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  Confucius's standard portrait unveiled in Qufu  

  

 

The standard portrait of Confucius is unveiled by the China Confucius Foundation (CCF) in an effort to give him a recognizable identity around the world

 

Staff members of the China Confucius Foundation (CCF) unveils the standard portrait of Confucius as part of an effort to give him a recognizable identity around the world in Qufu, East China's Shandong Province September 23, 2006. Born in 551 BC, Confucius was considered one of the most reputed philosophers and thinkers in China.

 

 

The standard portrait of Confucius is unveiled by the China Confucius Foundation (CCF) in an effort to give him a recognizable identity around the world in Qufu, East China's Shandong Province September 23, 2006. Born in 551 BC, Confucius was considered one of the most reputed philosophers and thinkers in China.

 

    The China Confucius Foundation (CCF) on Saturday unveiled a standard portrait of ancient philosopher and educator Confucius in order to give him a single, recognizable identity around the world.

    The event was part of the commemoration marking the 2,557th anniversary of his birth.

    The CCF unveiled the final version of the portrait at a news conference in Qufu of east China's Shandong Province, hometown of Confucius, on the basis of a draft sculpture released in June this year.

    "Acting as a symbol of Chinese history and culture, Confucius is widely known around the world. A standard portrait is needed so that different countries could have the same image of him," said CCF general secretary Zhang Shuhua.

    The sculpture depicts Confucius as an old man with a long beard, broad mouth and big ears. He wears a robe and crosses his hands on his chest.

    The amended portrait highlights the ancient philosopher's kindness in appearance as well as his cultured and gentle characteristics, said professor Hu Xijia, a member of the sculpture design group.

    "We want to show a Confucius that exists in people's minds, who is a kind, sagacious and respectful person," said Hu, who started the work in January.

    The draft sculpture was based on the painting of Confucius by Wu Daozi of the Tang Dynasty (618 - 907), together with advice from Confucian scholars, historians, artists and his descendants.

    The new portrait would set the standard criteria for the image of Confucius, who had been represented in different ways when Chinese were presenting statues in foreign countries, said Zhang.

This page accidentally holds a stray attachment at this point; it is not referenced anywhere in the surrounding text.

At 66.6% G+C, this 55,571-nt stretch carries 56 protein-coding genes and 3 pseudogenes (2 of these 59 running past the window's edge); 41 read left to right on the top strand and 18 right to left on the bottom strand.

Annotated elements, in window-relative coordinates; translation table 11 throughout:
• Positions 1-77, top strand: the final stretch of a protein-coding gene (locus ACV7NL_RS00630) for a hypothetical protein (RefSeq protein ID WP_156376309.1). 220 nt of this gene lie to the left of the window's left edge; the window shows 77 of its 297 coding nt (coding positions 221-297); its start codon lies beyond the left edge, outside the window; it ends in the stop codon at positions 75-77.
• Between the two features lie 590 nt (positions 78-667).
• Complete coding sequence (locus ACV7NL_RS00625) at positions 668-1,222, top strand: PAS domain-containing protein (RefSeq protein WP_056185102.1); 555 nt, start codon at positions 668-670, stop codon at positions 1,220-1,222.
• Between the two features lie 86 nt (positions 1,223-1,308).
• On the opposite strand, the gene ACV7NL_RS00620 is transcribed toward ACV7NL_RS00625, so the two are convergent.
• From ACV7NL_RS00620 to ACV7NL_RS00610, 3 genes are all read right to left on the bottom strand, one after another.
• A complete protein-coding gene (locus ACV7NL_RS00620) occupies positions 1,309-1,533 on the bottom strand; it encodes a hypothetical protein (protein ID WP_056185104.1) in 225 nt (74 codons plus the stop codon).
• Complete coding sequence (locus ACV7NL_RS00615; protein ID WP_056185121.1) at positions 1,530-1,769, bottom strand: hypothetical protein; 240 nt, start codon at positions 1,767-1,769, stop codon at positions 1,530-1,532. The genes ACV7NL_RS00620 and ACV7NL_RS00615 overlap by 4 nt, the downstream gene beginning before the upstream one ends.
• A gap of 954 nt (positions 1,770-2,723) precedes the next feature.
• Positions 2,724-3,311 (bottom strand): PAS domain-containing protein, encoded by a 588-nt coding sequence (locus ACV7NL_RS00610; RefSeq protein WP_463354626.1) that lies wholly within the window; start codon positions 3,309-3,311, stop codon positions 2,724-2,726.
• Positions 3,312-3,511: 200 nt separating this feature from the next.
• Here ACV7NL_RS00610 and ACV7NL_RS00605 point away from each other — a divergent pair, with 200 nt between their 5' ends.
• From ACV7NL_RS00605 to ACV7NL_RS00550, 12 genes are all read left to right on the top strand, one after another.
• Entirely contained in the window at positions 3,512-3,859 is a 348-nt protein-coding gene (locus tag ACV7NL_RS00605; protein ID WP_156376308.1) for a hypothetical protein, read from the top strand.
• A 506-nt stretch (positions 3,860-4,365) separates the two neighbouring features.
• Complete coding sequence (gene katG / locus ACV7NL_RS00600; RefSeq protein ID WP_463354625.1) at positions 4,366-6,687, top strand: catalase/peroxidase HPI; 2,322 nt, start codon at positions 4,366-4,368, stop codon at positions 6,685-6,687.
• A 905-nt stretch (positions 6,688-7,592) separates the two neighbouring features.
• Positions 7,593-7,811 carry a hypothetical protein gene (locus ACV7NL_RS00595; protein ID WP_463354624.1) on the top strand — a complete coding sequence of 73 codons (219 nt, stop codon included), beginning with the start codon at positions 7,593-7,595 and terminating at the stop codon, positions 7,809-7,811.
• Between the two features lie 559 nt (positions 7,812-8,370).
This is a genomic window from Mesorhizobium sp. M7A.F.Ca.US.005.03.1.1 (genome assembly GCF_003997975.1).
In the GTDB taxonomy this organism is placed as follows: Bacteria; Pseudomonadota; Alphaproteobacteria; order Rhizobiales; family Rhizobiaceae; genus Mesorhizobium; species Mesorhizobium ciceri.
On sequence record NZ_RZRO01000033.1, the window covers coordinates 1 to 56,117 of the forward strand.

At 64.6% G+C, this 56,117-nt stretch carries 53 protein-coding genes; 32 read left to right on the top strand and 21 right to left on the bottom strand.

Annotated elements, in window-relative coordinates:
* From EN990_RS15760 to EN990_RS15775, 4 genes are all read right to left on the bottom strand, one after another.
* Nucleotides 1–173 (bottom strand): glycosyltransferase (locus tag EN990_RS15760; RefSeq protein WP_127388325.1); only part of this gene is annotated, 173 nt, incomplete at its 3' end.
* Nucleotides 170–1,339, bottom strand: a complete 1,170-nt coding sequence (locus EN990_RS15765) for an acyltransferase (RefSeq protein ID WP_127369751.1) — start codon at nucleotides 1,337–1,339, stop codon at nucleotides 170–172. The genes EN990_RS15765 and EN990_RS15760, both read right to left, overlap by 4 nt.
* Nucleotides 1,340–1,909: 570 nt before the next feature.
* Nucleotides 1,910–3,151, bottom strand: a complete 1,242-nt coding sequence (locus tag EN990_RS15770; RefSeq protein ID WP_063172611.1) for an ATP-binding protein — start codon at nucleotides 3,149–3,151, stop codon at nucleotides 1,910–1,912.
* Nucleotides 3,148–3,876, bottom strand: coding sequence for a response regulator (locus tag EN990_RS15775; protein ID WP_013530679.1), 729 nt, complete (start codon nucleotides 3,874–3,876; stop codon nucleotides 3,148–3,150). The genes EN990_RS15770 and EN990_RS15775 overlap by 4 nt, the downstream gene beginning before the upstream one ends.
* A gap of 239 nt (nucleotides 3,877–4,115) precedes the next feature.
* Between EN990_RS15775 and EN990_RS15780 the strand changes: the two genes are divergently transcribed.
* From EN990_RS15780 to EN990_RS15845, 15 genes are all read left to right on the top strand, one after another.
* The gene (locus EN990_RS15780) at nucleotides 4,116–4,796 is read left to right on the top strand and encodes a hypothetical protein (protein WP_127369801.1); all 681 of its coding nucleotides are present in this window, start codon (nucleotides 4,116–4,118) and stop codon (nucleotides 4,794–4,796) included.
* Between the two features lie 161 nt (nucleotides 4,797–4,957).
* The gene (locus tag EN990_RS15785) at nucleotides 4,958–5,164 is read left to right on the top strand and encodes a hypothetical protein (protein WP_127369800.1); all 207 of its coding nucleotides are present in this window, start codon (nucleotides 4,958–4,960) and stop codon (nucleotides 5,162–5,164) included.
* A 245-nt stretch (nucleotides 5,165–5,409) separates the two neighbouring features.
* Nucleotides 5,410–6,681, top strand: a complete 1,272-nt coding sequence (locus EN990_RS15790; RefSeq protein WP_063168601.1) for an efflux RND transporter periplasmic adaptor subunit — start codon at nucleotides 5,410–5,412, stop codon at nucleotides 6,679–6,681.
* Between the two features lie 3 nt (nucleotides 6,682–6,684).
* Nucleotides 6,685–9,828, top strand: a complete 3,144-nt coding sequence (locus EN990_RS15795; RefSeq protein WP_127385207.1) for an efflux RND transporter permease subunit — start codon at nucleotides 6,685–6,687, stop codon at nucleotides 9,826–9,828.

Confucius was the founder of Confucianism, which advocates the building of a harmonious society through an individual's self-refinement in manners and taste. It was promulgated by Chinese rulers since the Western Han Dynasty (206 BC - 25 AD) and spread into east and south Asia.

    Confucianism dominated Chinese society for centuries, and spread to Europe in the late 16th century.

    Born in 551 B.C., Confucius, a great thinker, philosopher, statesman and educator, has more than 3 million descendants with Qufu as a concentration area, according to latest statistics.

    There are 2.5 million descendants of Confucius in the Chinese mainland, 100,000 in the Republic of Korea, and many in the United States, Malaysia and Singapore.

    Regarding Confucius as an outstanding educator, the United Nations Educational, Scientific and Cultural Organization (UNESCO)last year named an international prize after him -- Confucius Literacy Prize, to honor individuals and institutions which have made significant contributions to education.

    On Saturday, the UNESCO awarded the prize in Qufu, the first of its kind, to educational officials of India and Morocco to honor their decade-long efforts in eradicating illiteracy, especially among women and children, and helping drop-out children return school.

    In an effort to promote Chinese language and culture abroad, China has planned to set up 100 "Confucius Institutes" around the world to help foreigners learn Chinese.

    Scholars and believers around the world commemorate Confucius' birth at his hometown in Qufu every year to carry forward the Confucian spirit of benevolence and honor.

    Many scholars say that the research on the values of Confucianism are conducive to the building of a harmonious society in China and around the world.

 

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